Sunday, 9 December 2012

Accessibility and the evolving digital arena

The whole concept of accessibility is being questioned and we need to understand what is happening so that we're not caught unaware. We were a bit late applying retro standards to our web sites after legislation about website accessibility in the updated Disability Discrimination Act 1995 called, The Equality Act, 2010. We have kept an eye on the issues in this blog. See some previous posts.

But, there is a sea-change coming: perhaps helped through the positive legacy of the Para-Olympics where overcoming disability was celebrated. Within the last month a report by Kevin Carey commissioned by AbilityNet, Universal Citizen Access, Universal Consumer Access: A New Approach, has upped the anti. The Key Concepts Summaries from Page 29 should give the gist and 7.5 Key Concepts relating to Technology, (Page 31), are as follows:
  • Digital information systems should be defaulted to the maximum access state and the simplest information array
  • Publishers should adopt uniformity in their displays, taxonomy, terminology, navigation and controls
  • Conformity between major publishers is unlikely in the short term, so investment should be in inter-operability applications.
The key change is to redefine disability of access as anything that stops any citizen obtaining the same access to information as a peer group norm. This expands the concern for access radically. It includes age as well as physical impairments. So if extra information is only made accessible by QR (Quick Response) code on the assumption that people will have suitable mobile devices to hand to decode these, or, if—as is happening—large businesses, like banks, are now insisting that statements/information will only be made available electronically, they are mandating some minimal requirements for the customer that can exclude access. Note that restricted access here is not physical and not even age related, but device dependant which is linked to life-style and income. Oh, and just in case, those QR codes are the square matrix designs on ads, packaging, magazines, and in some museums etc. that can give you labels, layers of information and links to other digital environments. They are effectively matrix bar-codes.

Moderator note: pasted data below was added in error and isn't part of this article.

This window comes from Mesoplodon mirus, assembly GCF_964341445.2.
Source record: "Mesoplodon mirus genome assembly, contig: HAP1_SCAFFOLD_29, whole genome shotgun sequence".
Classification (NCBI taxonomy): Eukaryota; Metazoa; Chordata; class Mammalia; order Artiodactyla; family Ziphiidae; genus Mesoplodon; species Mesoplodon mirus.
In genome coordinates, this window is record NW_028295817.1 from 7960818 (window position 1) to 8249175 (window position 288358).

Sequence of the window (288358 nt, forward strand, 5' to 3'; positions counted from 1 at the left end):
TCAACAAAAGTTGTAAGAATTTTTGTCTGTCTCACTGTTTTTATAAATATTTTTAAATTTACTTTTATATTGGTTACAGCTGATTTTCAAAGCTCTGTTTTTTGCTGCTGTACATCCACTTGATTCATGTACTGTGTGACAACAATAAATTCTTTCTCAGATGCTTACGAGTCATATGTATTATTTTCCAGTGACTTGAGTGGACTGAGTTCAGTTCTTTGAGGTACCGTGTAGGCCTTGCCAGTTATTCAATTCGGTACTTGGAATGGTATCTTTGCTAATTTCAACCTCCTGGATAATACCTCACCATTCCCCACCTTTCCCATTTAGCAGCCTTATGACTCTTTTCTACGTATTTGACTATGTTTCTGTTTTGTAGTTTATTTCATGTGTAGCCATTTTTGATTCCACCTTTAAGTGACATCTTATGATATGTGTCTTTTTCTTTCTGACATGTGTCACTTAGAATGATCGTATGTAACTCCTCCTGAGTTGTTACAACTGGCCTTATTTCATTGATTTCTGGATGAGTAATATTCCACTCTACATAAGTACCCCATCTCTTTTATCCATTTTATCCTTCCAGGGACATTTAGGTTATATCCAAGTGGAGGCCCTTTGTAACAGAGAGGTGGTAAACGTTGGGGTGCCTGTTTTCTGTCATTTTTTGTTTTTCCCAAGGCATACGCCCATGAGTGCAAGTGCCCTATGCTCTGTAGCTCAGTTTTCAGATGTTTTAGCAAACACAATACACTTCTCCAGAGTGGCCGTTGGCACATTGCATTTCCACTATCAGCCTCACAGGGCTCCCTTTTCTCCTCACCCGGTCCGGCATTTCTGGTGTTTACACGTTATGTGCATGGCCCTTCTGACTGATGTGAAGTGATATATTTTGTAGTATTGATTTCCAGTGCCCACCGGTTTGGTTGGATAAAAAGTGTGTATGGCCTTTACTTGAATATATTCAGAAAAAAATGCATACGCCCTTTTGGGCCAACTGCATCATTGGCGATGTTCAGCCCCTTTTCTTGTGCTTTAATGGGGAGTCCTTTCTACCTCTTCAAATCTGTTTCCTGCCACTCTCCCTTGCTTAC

In response to Kevin’s report, AbilityNet has launched Mind the Digital Gap, a proposal for a strategic initiative launched at a parliamentary reception at the House of Commons on 21st November. Once the concept of access is expanded to any citizen outside a peer norm, the numbers should ring alarm bells. There are millions of defined registered disabled people just in the UK so yes, we should be taking notice. Imagine asking your clients if they’d mind excluding X million potential customers worldwide from their information.

If you have higher education institutions among your clients then you might be interested in the Mobile Technologies and the Law Overview, by JISC, 19th November, that covers accessibility, as well as copyright issues.

Times, they are a-changing!